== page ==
Since the outbreak of the Covid-19 pandemic, Americans have been inundated with stories about the country’s broken supply chain. Shortages and rising costs for shipping have been an everyday problem for business owners and their customers. Now, railroad employees are preparing to strike for higher wages, and if railroads and their unions can’t come to an agreement, the entire supply chain could be upended once again.
Freight railroads said they are planning to halt the transport of hazardous materials and sensitive cargoes, such as chemicals used in fertilizer and chlorine for water purification, as they continue negotiations with two labor unions.
Railroads have informed customers that they may stop accepting certain types of freight, including bulk shipments, beginning Monday to avoid materials being unattended or unsecured in case of a work stoppage. Rail customers such as agricultural companies are evaluating contingency plans, including shutting down processing plants amid rail delays, or hiring alternative transportation providers such as trucking companies.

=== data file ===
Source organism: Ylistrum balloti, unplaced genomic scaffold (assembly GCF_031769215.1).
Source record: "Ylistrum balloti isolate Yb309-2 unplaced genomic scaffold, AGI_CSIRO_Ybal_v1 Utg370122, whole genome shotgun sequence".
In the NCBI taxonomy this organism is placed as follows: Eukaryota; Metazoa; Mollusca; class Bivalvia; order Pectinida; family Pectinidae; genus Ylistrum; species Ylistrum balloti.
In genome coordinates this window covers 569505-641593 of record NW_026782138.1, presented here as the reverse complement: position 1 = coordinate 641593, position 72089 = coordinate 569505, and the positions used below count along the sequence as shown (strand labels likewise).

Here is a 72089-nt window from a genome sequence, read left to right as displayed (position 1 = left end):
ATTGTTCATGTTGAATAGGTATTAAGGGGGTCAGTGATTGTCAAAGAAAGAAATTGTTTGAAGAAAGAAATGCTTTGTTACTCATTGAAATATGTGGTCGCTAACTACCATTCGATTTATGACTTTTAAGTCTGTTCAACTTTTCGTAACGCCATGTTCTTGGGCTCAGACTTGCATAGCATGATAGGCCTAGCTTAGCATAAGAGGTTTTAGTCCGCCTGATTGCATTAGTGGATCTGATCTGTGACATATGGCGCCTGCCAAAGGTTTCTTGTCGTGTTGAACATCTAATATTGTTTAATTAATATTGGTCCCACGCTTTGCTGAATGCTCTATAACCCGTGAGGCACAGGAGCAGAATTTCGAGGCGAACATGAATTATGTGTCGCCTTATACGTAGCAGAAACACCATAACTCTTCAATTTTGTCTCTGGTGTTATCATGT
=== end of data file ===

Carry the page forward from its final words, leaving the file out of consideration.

The ripple effects of the railroads’ plans are extending beyond freight traffic. Amtrak said it would begin reducing some passenger services Tuesday by canceling trips over three long-distance routes.
The freight railroads have already reached new labor deals or are completing tentative agreements with 10 unions, and are in continuing talks with two groups representing about 66,000 workers. The two remaining unions, the Brotherhood of Locomotive Engineers and Trainmen, and SMART-Transportation Division, said Sunday that the railroads’ plans to restrict cargo is a move to “extort a contract settlement” and that they remain at the bargaining table.
A White House-appointed panel has already interceded with recommendations for a deal ahead of a Friday deadline for an agreement.
If those negotiations remain at a stalemate, workers for two unions representing rail engineers and other employees could decide to stop work. Both groups voted to authorize a strike if a deal isn’t reached.
American rail networks criss-cross the country, normally carrying freight at prices much lower than trucking. You can see the reach of the network on the map below. Meanwhile, the WSJ reports “The average rate per mile across the U.S. in the truckload van spot market so far in September [is $2.47], down 21 cents since June to what would be the lowest monthly rate since February 2021, according to DAT Solutions.” Expect busier roads.
Action Line: Don’t put your family at risk of suffering from supply chain shocks, prepare food and water ahead. Start by downloading my special reports FOOD SHORTAGE: Crazed Hoarding Is not Preparing and Emergency Water Storage: How Much, Containers, Purification & More.
Originally posted on Your Survival Guy.